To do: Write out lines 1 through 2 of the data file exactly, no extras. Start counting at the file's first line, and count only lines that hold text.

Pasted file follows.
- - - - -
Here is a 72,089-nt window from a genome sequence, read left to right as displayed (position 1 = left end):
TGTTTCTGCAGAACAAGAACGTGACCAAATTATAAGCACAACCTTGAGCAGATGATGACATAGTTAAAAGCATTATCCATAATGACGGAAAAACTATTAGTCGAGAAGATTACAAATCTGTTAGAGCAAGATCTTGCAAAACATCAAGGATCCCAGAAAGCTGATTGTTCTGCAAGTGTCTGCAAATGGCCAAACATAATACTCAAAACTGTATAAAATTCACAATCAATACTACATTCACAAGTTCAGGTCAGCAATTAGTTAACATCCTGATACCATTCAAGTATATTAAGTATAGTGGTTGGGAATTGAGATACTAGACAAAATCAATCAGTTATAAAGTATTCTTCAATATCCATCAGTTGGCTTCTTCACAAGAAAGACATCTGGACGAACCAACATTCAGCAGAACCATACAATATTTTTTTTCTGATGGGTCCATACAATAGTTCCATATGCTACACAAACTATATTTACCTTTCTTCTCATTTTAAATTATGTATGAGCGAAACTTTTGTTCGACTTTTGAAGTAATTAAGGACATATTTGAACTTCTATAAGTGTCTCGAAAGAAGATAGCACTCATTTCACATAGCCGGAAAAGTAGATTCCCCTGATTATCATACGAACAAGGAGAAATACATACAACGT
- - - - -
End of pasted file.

Here is a 72,089-nt window from a genome sequence, read left to right as displayed (position 1 = left end):
TGTTTCTGCAGAACAAGAACGTGACCAAATTATAAGCACAACCTTGAGCAGATGATGACATAGTTAAAAGCATTATCCATAATGACGGAAAAACTATTAGTCGAGAAGATTACAAATCTGTTAGAGCAAGATCTTGCAAAACATCAAGGATCCCAGAAAGCTGATTGTTCTGCAAGTGTCTGCAAATGGCCAAACATAATACTCAAAACTGTATAAAATTCACAATCAATACTACATTCACAAGTTCAGGTCAGCAATTAGTTAACATCCTGATACCATTCAAGTATATTAAGTATAGTGGTTGGGAATTGAGATACTAGACAAAATCAATCAGTTATAAAGTATTCTTCAATATCCATCAGTTGGCTTCTTCACAAGAAAGACATCTGGACGAACCAACATTCAGCAGAACCATACAATATTTTTTTTCTGATGGGTCCATACAATAGTTCCATATGCTACACAAACTATATTTACCTTTCTTCTCATTTTAAATTATGTATGAGCGAAACTTTTGTTCGACTTTTGAAGTAATTAAGGACATATTTGAACTTCTATAAGTGTCTCGAAAGAAGATAGCACTCATTTCACATAGCCGGAAAAGTAGATTCCCCTGATTATCATACGAACAAGGAGAAATACATACAACGT